On a cold Friday morning this fall, Walt Whitman scholar William
Pannapacker started the day as he always does. He typed "Whitman"
into the search engine on eBay, the auction website, to see if
anything interesting had come up for sale.
He ordered the objects to be displayed beginning with the most
expensive. The first item that popped up on his computer screen
prompted the kind of stirring surprise Whitman might have put down
For sale by Sotheby's auction house: A first edition of Whitman's
"Leaves of Grass" that had belonged to Henry David Thoreau.
For Mr. Pannapacker, receiving news of such a direct link between
Whitman and Thoreau was like seeing part of the map of the nation's
literary genome filling in. The possibility that Thoreau had made
notes in the book's margins tantalized Pannapacker further.
Research on the book "might illuminate the relationships between
these major literary figures and the manner in which poetry
circulated and was received in 19th-century American culture," says
Pannapacker, a professor of American literature at Hope College in
Academic sleuths once relied almost exclusively on the archives
of major research libraries to track down facts and colorful
details. Now, historians, literary critics, and museum archivists
across the country incorporate a regular search of eBay into their
For scholars like Pannapacker, eBay has been a source of
undiscovered information. Other researchers find objects that help
them render a time or place in fuller color and texture. Some
disciplines, say scholars, are being reshaped by the auction site's
Overall, the availability on eBay of historical objects and
ephemera from Americans' attics has given scholars access to
information that traditionally has been ignored by major research
Yet it has also given rise to some complicated questions
regarding the degree to which objects of scholarly significance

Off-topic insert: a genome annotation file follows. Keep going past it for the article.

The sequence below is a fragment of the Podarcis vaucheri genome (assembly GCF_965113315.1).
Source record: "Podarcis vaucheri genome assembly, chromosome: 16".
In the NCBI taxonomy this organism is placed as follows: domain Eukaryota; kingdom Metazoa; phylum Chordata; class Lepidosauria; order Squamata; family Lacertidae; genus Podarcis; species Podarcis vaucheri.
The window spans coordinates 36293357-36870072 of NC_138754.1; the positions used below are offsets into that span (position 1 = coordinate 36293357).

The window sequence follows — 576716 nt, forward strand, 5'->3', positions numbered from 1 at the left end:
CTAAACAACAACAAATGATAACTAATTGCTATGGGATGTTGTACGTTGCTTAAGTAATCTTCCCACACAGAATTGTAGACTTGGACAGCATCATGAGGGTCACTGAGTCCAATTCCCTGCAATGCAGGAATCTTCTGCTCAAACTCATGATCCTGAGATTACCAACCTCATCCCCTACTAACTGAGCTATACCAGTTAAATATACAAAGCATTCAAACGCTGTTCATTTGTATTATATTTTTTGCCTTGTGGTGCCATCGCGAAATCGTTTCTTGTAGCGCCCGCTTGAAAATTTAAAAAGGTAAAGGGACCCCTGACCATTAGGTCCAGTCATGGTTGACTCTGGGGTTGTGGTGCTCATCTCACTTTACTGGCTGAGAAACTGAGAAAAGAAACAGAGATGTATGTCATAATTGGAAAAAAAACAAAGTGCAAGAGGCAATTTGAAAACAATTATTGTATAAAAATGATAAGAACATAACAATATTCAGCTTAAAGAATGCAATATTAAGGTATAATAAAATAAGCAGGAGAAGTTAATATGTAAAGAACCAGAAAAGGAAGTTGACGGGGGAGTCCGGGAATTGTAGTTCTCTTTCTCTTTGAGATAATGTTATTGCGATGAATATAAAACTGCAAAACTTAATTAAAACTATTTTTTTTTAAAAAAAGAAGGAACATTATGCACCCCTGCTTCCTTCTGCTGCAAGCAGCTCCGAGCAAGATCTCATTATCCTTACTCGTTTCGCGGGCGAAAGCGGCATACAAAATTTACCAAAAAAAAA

should be obtainable only by the highest bidder.
"I see two sides to the eBay question," says Mary Desjardins, a
professor of cinema studies at Dartmouth College in Hanover, N.H.
"On the one hand, it opens up this material to a huge range of
people. On the other hand, it keeps important objects in private
hands that possibly should belong in a public archive or be
researched by experts."
Create your own archive
Many scholars search eBay out of a desire to create a mini
library devoted to a subject.
As a graduate student at Harvard University in Cambridge, Mass.,
Pannapacker had access to one of the richest archives of American
history in the United States. As a professor at Hope, about a three-
hour drive from both Chicago and Detroit, his opportunities for
primary research are few.
So Pannapacker has spent the past four years creating a Whitman
archive of his own. Using eBay, he has bought a copy of every
edition of "Leaves of Grass" except the first, which is
The costs of Pannapacker's acquisitions have ranged from $15 for
the 1892 edition to $500 for the 1856 edition. Showing his students
every copy of the book is particularly useful, he says, because
Whitman revised "Leaves of Grass" throughout his life.
Pannapacker has also bought just about every major book written
about Whitman, most of which have come from eBay.
"Ten years ago, I probably would have had to travel across the
country to second-hand book shops," Pannapacker says. "My office has
become a kind of lending library."
Scholars of the 20th century find eBay of particular use. Those
with an expertise in contemporary US history, for example, can buy
up items of material culture, like photographs or sheet music, on
subjects they believe will eventually grow in prominence in the
Right now, large institutions are not buying much, because they
are waiting for a clearer picture of recent history to emerge. …